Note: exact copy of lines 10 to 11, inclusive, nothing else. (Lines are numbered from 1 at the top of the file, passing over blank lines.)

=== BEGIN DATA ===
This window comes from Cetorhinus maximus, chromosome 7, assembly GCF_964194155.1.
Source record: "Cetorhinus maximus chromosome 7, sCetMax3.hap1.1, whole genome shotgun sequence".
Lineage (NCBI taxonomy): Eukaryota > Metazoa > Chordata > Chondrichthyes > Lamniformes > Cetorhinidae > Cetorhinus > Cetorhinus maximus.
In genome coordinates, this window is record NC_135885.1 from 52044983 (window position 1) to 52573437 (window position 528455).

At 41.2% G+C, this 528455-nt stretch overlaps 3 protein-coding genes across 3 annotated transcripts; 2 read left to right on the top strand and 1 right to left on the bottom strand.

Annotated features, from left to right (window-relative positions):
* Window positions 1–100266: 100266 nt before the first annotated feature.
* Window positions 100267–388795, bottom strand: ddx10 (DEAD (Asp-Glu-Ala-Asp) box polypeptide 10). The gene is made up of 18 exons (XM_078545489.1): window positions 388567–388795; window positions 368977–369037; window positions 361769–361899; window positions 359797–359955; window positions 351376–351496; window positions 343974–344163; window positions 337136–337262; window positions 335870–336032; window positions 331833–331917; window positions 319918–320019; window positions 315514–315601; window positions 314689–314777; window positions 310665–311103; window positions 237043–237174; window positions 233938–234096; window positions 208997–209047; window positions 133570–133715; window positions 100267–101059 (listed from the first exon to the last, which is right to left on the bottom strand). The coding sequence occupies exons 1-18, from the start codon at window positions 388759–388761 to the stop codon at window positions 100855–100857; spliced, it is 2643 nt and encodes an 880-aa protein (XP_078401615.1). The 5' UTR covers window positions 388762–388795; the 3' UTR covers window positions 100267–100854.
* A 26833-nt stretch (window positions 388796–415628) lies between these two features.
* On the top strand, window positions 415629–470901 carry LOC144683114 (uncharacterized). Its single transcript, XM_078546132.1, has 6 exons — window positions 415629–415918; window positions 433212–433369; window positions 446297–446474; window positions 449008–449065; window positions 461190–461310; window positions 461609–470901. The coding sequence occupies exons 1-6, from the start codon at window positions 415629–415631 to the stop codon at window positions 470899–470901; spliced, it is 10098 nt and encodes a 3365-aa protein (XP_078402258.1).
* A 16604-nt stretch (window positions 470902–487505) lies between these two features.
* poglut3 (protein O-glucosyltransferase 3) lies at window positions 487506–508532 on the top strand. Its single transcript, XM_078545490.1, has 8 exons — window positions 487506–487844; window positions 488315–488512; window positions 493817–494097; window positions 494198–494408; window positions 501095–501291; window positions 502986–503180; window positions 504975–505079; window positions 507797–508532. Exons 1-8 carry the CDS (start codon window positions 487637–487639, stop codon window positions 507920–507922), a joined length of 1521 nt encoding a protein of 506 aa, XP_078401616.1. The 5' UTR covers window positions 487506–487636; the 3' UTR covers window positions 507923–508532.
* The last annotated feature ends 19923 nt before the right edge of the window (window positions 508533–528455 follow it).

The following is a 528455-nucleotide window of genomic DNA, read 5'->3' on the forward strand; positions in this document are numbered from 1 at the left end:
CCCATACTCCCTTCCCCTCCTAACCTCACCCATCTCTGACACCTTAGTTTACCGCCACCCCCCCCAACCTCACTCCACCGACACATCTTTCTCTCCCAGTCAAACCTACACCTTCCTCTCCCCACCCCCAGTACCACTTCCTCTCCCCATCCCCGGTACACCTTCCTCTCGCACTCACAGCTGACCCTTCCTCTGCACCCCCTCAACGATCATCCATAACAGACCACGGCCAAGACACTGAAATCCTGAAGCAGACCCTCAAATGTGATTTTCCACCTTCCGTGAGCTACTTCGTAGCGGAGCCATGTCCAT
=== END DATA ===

* On the top strand, window positions 415629–470901 carry LOC144683114 (uncharacterized). Its single transcript, XM_078546132.1, has 6 exons — window positions 415629–415918; window positions 433212–433369; window positions 446297–446474; window positions 449008–449065; window positions 461190–461310; window positions 461609–470901. The coding sequence occupies exons 1-6, from the start codon at window positions 415629–415631 to the stop codon at window positions 470899–470901; spliced, it is 10098 nt and encodes a 3365-aa protein (XP_078402258.1).
* A 16604-nt stretch (window positions 470902–487505) lies between these two features.